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Open Discussion

To the Editor:

I would like to state my guarded approval of the statements made by the faculty and staff letter in Tuesday’s issue [“Against Stereotype Propagation,” Nov. 4], as well as Chancellor Clay’s statement [“Chancellor’s Statement,” Nov. 4]. While both expressed intense disapproval of the “ghetto party” e-mail, they did not directly recommend administrative sanctions against the students involved, and in fact the Chancellor recommended open discussion, and I believe this is the way such things should work.

I say “guarded approval,” though, because I am still wary of the possibility that people, in the heat of being offended, might use what power they have to inflict administrative punishment. This may mitigate emotions in the short term, but will only stifle and thus prolong the actual problem. People naturally listen to one another, and we will all benefit the most from open discussion, not official sanctions.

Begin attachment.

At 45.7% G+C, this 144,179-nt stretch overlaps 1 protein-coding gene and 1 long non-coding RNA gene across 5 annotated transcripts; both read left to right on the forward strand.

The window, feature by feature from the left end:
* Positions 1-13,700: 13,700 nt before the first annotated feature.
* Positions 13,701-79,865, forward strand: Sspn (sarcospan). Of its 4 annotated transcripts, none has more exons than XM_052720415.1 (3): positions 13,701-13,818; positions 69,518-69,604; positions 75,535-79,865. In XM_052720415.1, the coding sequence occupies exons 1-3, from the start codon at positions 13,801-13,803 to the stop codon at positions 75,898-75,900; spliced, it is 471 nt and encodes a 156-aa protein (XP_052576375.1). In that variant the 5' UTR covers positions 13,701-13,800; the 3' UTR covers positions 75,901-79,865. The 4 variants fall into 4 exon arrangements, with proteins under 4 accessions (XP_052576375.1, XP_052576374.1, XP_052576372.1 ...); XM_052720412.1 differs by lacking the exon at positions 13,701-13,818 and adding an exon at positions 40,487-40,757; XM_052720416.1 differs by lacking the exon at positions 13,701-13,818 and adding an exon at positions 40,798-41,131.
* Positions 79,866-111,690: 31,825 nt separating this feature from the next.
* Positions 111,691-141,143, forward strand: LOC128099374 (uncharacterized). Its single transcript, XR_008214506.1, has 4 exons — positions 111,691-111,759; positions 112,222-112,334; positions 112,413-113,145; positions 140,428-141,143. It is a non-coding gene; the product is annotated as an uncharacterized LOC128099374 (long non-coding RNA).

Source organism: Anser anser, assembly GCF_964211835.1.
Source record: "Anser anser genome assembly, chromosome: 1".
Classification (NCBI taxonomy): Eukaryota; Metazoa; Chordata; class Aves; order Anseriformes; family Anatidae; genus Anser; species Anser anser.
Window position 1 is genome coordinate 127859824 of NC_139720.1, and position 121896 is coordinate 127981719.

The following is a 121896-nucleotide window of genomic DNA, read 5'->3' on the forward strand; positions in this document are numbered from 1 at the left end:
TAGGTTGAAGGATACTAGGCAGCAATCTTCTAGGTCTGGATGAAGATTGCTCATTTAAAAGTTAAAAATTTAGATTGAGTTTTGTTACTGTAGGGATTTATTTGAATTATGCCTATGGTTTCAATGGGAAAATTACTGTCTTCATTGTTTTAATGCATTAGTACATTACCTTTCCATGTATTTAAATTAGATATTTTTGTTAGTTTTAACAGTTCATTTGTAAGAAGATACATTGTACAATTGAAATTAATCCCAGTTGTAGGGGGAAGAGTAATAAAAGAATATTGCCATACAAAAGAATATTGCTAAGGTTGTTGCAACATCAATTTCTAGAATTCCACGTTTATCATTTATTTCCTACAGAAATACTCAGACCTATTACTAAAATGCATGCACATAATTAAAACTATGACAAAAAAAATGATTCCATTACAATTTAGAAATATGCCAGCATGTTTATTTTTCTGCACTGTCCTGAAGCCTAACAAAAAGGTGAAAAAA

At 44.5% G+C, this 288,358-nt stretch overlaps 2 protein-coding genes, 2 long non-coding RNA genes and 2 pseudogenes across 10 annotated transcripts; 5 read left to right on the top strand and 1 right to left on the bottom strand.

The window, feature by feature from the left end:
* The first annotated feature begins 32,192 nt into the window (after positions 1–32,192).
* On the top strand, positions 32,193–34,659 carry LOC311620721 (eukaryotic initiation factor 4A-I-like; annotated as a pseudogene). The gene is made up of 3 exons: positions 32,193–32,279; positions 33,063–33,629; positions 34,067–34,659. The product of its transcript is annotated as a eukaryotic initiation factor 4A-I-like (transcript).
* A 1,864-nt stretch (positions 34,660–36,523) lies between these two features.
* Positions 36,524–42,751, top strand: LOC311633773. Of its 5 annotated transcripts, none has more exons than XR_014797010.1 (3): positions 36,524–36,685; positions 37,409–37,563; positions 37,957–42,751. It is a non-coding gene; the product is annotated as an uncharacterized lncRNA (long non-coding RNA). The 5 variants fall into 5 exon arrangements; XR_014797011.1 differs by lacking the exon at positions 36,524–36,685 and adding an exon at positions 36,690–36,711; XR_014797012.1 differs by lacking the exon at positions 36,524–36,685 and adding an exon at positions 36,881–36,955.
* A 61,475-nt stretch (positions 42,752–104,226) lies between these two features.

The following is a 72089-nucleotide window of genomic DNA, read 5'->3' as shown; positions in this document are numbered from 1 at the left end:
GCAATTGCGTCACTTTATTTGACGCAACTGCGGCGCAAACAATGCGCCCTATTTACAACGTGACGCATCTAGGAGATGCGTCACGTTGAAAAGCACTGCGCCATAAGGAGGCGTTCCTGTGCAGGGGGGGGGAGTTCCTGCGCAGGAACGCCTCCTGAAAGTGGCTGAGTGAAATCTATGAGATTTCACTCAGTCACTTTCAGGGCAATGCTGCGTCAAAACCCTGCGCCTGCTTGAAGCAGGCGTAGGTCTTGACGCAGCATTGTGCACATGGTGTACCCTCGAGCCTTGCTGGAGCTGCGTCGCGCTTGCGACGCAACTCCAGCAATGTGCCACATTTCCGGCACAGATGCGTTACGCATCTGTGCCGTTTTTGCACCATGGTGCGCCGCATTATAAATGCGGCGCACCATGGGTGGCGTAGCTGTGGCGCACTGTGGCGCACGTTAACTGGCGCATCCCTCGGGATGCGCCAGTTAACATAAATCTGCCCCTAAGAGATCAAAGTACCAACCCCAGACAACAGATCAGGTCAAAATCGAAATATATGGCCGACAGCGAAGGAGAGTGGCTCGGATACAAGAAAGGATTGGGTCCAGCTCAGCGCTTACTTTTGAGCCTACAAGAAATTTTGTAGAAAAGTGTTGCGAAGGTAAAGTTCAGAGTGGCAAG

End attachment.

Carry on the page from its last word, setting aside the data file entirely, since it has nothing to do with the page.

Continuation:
In response to one of the Chancellor’s points, though, I would say that people are morally and legally entitled to their own opinion, including a lack thereof. Leave the bystanders to their own lives and problems. People cannot be directly taught to “do the right thing,” but rather given an environment of open discourse and freedom, they will naturally grow to find their own sense of right and wrong.

Finally, I would also like to commend Stephen Friedenthal ’92 for expressing his opinion against The Tech’s article on oral sex [“Questionable Content,” Nov. 4] without recommending official sanctions. I will add, however, that I believe journalism should reflect reality, and for as long as oral sex is happening all around us, it is only fair to allow its mention in our newspapers as well. Besides, there have been plenty of Tech articles in recent memory more badly written than that one.

Kai-yuh Hsiao ’99